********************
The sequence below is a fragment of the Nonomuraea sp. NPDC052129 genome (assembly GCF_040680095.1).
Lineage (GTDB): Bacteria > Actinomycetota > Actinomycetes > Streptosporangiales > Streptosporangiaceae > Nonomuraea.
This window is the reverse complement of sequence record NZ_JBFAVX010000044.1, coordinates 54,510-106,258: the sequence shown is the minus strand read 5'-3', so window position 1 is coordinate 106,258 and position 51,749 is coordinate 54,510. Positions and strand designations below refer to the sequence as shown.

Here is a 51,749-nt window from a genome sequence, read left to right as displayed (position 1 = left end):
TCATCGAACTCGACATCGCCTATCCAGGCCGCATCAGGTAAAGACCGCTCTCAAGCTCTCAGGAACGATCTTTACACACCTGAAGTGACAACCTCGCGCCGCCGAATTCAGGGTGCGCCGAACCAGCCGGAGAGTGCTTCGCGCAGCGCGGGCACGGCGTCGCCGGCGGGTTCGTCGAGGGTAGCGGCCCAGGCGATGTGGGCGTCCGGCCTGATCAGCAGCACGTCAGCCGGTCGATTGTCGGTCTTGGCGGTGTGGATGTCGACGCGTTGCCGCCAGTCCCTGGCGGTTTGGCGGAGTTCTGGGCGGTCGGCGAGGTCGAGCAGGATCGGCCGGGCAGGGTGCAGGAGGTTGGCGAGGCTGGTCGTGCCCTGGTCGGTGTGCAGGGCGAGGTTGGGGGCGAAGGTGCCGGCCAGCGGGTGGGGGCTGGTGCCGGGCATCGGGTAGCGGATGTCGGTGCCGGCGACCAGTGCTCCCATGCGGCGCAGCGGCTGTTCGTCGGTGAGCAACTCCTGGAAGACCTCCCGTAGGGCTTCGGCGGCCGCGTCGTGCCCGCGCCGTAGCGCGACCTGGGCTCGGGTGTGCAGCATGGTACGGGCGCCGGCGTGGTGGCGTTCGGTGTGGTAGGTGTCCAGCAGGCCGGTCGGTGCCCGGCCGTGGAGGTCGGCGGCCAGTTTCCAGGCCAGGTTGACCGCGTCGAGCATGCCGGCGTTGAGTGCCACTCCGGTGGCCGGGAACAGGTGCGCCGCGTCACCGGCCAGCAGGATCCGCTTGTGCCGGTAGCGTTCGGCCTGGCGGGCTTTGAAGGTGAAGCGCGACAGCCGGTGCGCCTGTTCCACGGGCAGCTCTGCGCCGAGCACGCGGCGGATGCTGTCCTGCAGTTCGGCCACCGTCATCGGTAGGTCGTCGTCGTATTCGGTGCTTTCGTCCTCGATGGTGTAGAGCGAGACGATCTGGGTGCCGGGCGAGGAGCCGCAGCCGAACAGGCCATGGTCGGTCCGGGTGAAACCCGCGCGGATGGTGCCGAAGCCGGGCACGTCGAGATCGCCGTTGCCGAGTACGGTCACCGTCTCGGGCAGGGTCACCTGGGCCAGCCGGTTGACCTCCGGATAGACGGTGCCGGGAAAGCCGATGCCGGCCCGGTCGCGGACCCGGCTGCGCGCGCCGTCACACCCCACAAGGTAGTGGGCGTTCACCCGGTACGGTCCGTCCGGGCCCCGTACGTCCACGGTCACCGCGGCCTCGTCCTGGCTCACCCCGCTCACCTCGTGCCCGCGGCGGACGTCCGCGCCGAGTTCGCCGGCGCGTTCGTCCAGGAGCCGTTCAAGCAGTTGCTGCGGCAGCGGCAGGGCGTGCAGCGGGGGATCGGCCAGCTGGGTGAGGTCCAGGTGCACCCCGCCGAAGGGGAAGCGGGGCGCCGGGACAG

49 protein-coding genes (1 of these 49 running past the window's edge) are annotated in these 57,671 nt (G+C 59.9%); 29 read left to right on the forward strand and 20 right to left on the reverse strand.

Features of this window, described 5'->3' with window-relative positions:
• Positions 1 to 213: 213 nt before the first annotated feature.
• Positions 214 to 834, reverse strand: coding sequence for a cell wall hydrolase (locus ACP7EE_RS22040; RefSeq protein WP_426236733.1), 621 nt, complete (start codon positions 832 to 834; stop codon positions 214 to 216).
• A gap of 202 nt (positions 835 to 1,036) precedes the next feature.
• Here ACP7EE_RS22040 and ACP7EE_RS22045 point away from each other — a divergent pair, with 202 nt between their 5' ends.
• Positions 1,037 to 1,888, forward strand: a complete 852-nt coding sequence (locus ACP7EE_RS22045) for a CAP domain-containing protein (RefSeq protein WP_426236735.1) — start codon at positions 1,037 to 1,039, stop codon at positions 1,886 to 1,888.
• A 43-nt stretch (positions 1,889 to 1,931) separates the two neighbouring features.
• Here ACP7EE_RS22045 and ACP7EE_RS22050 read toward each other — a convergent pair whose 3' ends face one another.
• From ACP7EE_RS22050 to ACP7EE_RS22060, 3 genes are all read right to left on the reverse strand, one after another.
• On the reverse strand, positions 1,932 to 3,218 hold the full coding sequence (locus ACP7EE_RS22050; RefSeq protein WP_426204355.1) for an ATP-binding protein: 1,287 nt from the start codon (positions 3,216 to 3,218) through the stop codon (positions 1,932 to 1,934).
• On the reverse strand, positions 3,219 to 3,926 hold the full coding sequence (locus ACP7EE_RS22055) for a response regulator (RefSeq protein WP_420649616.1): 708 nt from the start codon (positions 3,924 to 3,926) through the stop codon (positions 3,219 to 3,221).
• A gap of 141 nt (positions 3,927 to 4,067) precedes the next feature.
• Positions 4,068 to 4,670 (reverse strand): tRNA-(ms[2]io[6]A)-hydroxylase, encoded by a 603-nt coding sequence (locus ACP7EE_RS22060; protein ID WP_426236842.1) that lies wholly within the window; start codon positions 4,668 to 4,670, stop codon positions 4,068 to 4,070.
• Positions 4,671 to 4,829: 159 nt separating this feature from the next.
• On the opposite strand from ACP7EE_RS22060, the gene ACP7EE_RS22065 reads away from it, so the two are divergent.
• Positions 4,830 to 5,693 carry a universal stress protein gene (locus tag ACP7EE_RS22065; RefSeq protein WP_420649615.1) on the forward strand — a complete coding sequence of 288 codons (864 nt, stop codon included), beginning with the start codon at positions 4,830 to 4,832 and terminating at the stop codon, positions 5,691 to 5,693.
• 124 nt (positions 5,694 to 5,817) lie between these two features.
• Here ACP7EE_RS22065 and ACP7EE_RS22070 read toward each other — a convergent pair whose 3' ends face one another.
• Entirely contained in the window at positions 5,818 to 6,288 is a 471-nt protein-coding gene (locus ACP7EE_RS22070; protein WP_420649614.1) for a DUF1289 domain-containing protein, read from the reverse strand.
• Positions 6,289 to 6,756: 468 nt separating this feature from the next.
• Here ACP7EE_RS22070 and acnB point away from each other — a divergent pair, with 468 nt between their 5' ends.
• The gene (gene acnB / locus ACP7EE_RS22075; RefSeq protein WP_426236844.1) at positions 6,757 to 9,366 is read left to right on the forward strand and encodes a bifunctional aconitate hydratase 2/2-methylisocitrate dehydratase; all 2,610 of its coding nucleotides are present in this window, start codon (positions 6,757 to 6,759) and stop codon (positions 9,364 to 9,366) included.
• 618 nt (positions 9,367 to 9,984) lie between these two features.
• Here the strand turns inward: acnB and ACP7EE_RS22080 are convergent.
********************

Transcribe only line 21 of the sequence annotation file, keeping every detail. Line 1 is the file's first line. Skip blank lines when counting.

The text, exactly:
• On the opposite strand from ACP7EE_RS22060, the gene ACP7EE_RS22065 reads away from it, so the two are divergent.